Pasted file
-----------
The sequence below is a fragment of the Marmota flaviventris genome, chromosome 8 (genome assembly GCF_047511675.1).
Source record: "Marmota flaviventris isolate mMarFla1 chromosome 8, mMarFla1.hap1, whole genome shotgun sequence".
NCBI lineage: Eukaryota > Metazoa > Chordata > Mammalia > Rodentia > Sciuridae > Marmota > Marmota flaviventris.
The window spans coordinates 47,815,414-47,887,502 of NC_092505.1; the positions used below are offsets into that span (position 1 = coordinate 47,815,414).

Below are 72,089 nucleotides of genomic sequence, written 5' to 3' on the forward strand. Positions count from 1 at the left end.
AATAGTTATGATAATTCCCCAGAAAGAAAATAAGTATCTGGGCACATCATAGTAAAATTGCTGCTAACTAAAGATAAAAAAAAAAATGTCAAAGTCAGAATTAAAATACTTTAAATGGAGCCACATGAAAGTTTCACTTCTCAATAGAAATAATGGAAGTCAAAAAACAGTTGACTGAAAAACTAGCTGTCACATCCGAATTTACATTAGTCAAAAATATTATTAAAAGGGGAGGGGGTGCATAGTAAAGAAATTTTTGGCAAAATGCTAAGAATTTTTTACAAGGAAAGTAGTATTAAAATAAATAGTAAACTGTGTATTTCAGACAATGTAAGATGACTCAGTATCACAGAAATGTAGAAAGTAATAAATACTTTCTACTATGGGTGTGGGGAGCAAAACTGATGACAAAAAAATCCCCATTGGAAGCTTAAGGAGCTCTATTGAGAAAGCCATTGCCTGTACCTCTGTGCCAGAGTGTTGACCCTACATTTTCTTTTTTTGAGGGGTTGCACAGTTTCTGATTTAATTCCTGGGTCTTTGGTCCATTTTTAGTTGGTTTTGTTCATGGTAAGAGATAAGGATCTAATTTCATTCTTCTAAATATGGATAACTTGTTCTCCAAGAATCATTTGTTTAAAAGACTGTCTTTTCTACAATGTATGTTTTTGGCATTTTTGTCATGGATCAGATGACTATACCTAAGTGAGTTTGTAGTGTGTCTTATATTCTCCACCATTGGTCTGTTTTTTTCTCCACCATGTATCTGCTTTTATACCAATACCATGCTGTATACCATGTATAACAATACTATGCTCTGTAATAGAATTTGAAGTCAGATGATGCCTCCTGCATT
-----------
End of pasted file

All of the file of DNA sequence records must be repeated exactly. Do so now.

The sequence below is a fragment of the Marmota flaviventris genome, chromosome 8 (genome assembly GCF_047511675.1).
Source record: "Marmota flaviventris isolate mMarFla1 chromosome 8, mMarFla1.hap1, whole genome shotgun sequence".
NCBI lineage: Eukaryota > Metazoa > Chordata > Mammalia > Rodentia > Sciuridae > Marmota > Marmota flaviventris.
The window spans coordinates 47,815,414-47,887,502 of NC_092505.1; the positions used below are offsets into that span (position 1 = coordinate 47,815,414).

Below are 72,089 nucleotides of genomic sequence, written 5' to 3' on the forward strand. Positions count from 1 at the left end.
AATAGTTATGATAATTCCCCAGAAAGAAAATAAGTATCTGGGCACATCATAGTAAAATTGCTGCTAACTAAAGATAAAAAAAAAAATGTCAAAGTCAGAATTAAAATACTTTAAATGGAGCCACATGAAAGTTTCACTTCTCAATAGAAATAATGGAAGTCAAAAAACAGTTGACTGAAAAACTAGCTGTCACATCCGAATTTACATTAGTCAAAAATATTATTAAAAGGGGAGGGGGTGCATAGTAAAGAAATTTTTGGCAAAATGCTAAGAATTTTTTACAAGGAAAGTAGTATTAAAATAAATAGTAAACTGTGTATTTCAGACAATGTAAGATGACTCAGTATCACAGAAATGTAGAAAGTAATAAATACTTTCTACTATGGGTGTGGGGAGCAAAACTGATGACAAAAAAATCCCCATTGGAAGCTTAAGGAGCTCTATTGAGAAAGCCATTGCCTGTACCTCTGTGCCAGAGTGTTGACCCTACATTTTCTTTTTTTGAGGGGTTGCACAGTTTCTGATTTAATTCCTGGGTCTTTGGTCCATTTTTAGTTGGTTTTGTTCATGGTAAGAGATAAGGATCTAATTTCATTCTTCTAAATATGGATAACTTGTTCTCCAAGAATCATTTGTTTAAAAGACTGTCTTTTCTACAATGTATGTTTTTGGCATTTTTGTCATGGATCAGATGACTATACCTAAGTGAGTTTGTAGTGTGTCTTATATTCTCCACCATTGGTCTGTTTTTTTCTCCACCATGTATCTGCTTTTATACCAATACCATGCTGTATACCATGTATAACAATACTATGCTCTGTAATAGAATTTGAAGTCAGATGATGCCTCCTGCATT